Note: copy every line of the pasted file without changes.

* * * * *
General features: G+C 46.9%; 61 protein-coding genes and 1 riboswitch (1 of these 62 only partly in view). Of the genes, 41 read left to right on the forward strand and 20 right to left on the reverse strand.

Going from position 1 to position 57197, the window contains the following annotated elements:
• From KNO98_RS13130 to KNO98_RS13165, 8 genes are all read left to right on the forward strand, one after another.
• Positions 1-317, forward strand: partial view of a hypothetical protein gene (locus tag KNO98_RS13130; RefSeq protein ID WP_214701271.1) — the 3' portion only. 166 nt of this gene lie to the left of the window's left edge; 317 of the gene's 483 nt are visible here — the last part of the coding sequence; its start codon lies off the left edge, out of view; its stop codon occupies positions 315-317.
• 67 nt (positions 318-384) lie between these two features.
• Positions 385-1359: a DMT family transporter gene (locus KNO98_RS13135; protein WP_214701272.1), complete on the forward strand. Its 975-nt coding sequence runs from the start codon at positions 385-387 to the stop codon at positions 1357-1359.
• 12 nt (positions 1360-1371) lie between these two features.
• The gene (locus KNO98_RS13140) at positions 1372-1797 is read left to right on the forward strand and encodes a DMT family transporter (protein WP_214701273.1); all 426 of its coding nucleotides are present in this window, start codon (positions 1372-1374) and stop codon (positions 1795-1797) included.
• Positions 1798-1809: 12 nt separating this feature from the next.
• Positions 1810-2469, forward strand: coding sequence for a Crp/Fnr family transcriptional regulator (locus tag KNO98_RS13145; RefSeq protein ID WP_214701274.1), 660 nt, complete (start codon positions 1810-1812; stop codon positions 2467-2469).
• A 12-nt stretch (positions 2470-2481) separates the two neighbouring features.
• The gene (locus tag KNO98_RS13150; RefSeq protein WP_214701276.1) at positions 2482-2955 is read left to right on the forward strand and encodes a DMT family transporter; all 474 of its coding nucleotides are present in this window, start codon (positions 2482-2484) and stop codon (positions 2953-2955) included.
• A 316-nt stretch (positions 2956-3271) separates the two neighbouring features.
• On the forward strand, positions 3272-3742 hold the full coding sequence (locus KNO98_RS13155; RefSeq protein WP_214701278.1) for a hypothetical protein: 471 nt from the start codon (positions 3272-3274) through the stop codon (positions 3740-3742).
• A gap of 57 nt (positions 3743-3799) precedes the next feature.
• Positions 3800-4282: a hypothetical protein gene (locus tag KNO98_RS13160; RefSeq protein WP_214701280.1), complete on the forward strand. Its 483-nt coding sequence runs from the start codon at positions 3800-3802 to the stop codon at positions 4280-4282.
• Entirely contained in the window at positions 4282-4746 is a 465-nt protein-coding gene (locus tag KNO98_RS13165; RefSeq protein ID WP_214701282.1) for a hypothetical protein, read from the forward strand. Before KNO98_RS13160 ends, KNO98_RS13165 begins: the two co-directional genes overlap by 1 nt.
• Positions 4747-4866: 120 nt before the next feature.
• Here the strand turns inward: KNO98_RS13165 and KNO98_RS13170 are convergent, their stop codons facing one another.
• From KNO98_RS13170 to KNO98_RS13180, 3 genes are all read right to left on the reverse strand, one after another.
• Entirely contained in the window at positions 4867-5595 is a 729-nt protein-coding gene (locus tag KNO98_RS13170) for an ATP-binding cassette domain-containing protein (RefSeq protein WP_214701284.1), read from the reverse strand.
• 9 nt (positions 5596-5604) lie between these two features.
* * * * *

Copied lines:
General features: G+C 46.9%; 61 protein-coding genes and 1 riboswitch (1 of these 62 only partly in view). Of the genes, 41 read left to right on the forward strand and 20 right to left on the reverse strand.

Going from position 1 to position 57197, the window contains the following annotated elements:
• From KNO98_RS13130 to KNO98_RS13165, 8 genes are all read left to right on the forward strand, one after another.
• Positions 1-317, forward strand: partial view of a hypothetical protein gene (locus tag KNO98_RS13130; RefSeq protein ID WP_214701271.1) — the 3' portion only. 166 nt of this gene lie to the left of the window's left edge; 317 of the gene's 483 nt are visible here — the last part of the coding sequence; its start codon lies off the left edge, out of view; its stop codon occupies positions 315-317.
• 67 nt (positions 318-384) lie between these two features.
• Positions 385-1359: a DMT family transporter gene (locus KNO98_RS13135; protein WP_214701272.1), complete on the forward strand. Its 975-nt coding sequence runs from the start codon at positions 385-387 to the stop codon at positions 1357-1359.
• 12 nt (positions 1360-1371) lie between these two features.
• The gene (locus KNO98_RS13140) at positions 1372-1797 is read left to right on the forward strand and encodes a DMT family transporter (protein WP_214701273.1); all 426 of its coding nucleotides are present in this window, start codon (positions 1372-1374) and stop codon (positions 1795-1797) included.
• Positions 1798-1809: 12 nt separating this feature from the next.
• Positions 1810-2469, forward strand: coding sequence for a Crp/Fnr family transcriptional regulator (locus tag KNO98_RS13145; RefSeq protein ID WP_214701274.1), 660 nt, complete (start codon positions 1810-1812; stop codon positions 2467-2469).
• A 12-nt stretch (positions 2470-2481) separates the two neighbouring features.
• The gene (locus tag KNO98_RS13150; RefSeq protein WP_214701276.1) at positions 2482-2955 is read left to right on the forward strand and encodes a DMT family transporter; all 474 of its coding nucleotides are present in this window, start codon (positions 2482-2484) and stop codon (positions 2953-2955) included.
• A 316-nt stretch (positions 2956-3271) separates the two neighbouring features.
• On the forward strand, positions 3272-3742 hold the full coding sequence (locus KNO98_RS13155; RefSeq protein WP_214701278.1) for a hypothetical protein: 471 nt from the start codon (positions 3272-3274) through the stop codon (positions 3740-3742).
• A gap of 57 nt (positions 3743-3799) precedes the next feature.
• Positions 3800-4282: a hypothetical protein gene (locus tag KNO98_RS13160; RefSeq protein WP_214701280.1), complete on the forward strand. Its 483-nt coding sequence runs from the start codon at positions 3800-3802 to the stop codon at positions 4280-4282.
• Entirely contained in the window at positions 4282-4746 is a 465-nt protein-coding gene (locus tag KNO98_RS13165; RefSeq protein ID WP_214701282.1) for a hypothetical protein, read from the forward strand. Before KNO98_RS13160 ends, KNO98_RS13165 begins: the two co-directional genes overlap by 1 nt.
• Positions 4747-4866: 120 nt before the next feature.
• Here the strand turns inward: KNO98_RS13165 and KNO98_RS13170 are convergent, their stop codons facing one another.
• From KNO98_RS13170 to KNO98_RS13180, 3 genes are all read right to left on the reverse strand, one after another.
• Entirely contained in the window at positions 4867-5595 is a 729-nt protein-coding gene (locus tag KNO98_RS13170) for an ATP-binding cassette domain-containing protein (RefSeq protein WP_214701284.1), read from the reverse strand.
• 9 nt (positions 5596-5604) lie between these two features.